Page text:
Thursday, May 2, 2013

Trigeminal Neuritis

Poor Tinbie has been suffering from Idiopathic Trigeminal Neuritis for a week now.  It's the strangest thing - essentially it is inflammation of the nerve that controls his jaw muscles.  The result is that his lower jaw hangs open all of the time and is pretty much useless.  We don't think it's very painful for him and he is in good spirits, but eating and drinking are a real challenge!  Fortunately most cases of TN (also sometimes referred to as "Canine Drop Jaw") resolve within 2- 6 weeks.

Tinbie's new look

We have been gradually figuring out the best ways to give him food and water.  We are able to hand feed him small nuggets of food by placing them in his mouth for him to swallow.  He is incapable of picking up and swallowing food from the floor or even from a raised bowl - and if he tries this, the food, floor and his mouth are quickly covered with massive amounts of foamy saliva, making the process even more difficult.  By being a bit creative, we are pretty much able to continue to feed him his usual diet and the same quantities of food, it is just a bit of a longer and messier process than usual.  Smaller meals work better as the more he eats, the more saliva is produced and the more slippery everything gets.

Raw beef "balls" and pieces of blueberry-orange-oatmeal cake for breakfast. 

The hardest part is keeping him hydrated.  When he tries to drink from a raised bowl, the bowl quickly fills with saliva and we are not sure that he's actually managing to consume any water.  We started out using a syringe to get water in to him, but he hates it, does a lot of coughing and spluttering and it takes ages to get a decent quantity of water into him this way.  After reading about this condition on line, we came across the ingenious idea of using gelatin to make jello out of meat stock.  So we have been boiling up venison bones and making "deer jello" for Tinbie.  We are able to spoon chunks of jello into his mouth and while it can be messy, it is much easier than the syringe and it is doing the trick to keep him hydrated.  He will also try to drink from the hose nozzle outside, but again it's hard to tell whether he's actually getting very much water.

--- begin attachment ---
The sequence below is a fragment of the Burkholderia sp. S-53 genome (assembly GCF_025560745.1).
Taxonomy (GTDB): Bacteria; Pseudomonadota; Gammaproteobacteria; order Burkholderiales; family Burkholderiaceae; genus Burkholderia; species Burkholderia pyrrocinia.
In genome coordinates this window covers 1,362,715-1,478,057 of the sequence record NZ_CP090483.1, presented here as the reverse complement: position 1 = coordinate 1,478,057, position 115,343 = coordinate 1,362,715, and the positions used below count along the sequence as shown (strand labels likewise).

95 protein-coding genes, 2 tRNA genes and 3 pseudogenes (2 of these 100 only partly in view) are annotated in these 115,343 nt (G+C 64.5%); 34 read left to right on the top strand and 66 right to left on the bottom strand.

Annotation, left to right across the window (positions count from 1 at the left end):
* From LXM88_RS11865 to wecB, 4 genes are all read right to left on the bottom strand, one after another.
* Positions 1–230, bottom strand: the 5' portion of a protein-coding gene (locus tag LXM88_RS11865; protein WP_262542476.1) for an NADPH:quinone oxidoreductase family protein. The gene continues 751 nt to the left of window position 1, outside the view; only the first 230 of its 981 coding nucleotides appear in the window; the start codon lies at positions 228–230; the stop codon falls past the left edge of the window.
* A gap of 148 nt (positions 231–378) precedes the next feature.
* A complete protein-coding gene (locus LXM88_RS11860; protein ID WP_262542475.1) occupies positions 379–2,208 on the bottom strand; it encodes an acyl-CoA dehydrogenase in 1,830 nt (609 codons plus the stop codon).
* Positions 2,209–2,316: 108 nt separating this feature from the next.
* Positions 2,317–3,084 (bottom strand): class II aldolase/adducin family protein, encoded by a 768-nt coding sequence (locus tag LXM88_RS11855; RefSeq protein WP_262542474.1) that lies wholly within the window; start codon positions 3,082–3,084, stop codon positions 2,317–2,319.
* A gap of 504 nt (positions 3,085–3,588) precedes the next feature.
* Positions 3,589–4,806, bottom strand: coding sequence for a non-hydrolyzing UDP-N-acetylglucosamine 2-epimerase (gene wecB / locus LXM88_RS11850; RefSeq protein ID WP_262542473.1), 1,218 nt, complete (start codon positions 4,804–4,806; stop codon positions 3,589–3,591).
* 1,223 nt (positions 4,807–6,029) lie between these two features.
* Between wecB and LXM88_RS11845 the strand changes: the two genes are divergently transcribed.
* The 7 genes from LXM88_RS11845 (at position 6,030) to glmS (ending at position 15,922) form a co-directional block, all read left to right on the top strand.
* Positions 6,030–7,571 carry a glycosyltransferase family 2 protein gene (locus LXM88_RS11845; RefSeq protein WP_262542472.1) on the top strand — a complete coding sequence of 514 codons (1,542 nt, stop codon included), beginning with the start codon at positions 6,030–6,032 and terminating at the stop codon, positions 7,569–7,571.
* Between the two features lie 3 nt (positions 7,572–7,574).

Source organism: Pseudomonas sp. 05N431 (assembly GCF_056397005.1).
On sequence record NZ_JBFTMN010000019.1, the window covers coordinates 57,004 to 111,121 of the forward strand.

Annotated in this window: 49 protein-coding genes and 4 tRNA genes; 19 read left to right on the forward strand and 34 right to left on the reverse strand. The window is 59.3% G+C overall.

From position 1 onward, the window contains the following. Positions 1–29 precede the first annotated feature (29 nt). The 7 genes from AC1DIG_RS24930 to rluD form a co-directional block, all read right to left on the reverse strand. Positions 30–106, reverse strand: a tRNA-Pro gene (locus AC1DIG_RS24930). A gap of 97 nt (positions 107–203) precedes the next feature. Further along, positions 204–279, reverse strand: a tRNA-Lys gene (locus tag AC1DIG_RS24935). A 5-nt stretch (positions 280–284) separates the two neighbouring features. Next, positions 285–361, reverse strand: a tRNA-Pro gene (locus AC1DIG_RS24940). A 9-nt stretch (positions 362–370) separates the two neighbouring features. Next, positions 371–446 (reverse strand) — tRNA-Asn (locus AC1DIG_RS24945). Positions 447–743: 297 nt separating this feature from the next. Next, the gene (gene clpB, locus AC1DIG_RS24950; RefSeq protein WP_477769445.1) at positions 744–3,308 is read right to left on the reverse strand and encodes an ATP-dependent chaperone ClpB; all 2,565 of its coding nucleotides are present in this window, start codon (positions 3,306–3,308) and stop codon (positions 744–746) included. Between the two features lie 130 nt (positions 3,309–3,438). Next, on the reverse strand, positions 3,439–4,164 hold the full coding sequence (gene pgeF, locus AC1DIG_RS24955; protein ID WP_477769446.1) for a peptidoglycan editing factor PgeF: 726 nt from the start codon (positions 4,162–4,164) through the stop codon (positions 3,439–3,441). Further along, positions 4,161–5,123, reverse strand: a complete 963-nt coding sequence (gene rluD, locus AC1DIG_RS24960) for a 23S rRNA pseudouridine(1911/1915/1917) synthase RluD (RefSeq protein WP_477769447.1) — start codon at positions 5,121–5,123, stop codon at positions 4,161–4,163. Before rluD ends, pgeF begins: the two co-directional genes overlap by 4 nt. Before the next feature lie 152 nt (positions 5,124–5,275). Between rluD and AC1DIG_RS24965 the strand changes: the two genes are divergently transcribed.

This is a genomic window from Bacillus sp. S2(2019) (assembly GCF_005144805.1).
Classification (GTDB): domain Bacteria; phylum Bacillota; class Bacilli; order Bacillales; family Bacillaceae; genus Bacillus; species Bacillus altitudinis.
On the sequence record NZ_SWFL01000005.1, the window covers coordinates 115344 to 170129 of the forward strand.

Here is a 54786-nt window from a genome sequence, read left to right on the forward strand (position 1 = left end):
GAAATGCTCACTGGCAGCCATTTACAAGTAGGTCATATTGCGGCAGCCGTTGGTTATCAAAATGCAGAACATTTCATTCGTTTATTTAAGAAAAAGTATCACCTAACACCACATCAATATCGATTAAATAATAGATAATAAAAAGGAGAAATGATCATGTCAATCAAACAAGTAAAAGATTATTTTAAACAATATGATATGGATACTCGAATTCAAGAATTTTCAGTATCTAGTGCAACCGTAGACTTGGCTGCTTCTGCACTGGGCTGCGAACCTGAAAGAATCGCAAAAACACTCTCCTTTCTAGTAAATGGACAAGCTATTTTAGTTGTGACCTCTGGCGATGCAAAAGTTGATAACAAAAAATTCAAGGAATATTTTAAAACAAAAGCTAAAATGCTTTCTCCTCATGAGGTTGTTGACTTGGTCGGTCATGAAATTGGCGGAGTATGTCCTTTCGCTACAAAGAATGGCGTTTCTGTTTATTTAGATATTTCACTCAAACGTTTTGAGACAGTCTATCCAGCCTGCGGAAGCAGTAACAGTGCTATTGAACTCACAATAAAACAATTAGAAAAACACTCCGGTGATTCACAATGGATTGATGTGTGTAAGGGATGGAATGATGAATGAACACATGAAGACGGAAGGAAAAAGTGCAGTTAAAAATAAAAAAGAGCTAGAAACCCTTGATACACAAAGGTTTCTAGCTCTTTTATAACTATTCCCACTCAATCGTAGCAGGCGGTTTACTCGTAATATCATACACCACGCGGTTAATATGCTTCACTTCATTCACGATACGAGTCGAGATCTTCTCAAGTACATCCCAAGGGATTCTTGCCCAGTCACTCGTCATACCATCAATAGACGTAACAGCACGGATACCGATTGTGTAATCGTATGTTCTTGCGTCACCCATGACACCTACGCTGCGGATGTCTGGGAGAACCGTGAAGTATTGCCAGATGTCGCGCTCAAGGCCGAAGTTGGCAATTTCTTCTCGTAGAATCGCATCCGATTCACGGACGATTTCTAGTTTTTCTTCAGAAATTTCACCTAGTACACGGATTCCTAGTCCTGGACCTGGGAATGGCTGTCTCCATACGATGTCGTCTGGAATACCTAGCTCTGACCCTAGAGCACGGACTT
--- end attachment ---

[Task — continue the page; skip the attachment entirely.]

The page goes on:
Meanwhile we are at risk of drowning in saliva... or possibly slipping and falling in it.  Our floors, clothes and the other dogs are covered in dried slime...

Just a small portion of the saliva and slime that results from this condition. 

The good thing is that he seems to feel OK and is able to continue to do most of his regular activities, but with a perpetually open mouth.

1 comment:

  1. I know this is a older blog but I was wondering how your dog with this condition ended up. How long before it went away? My dog is going through it now and Im trying to educate myself. Thanks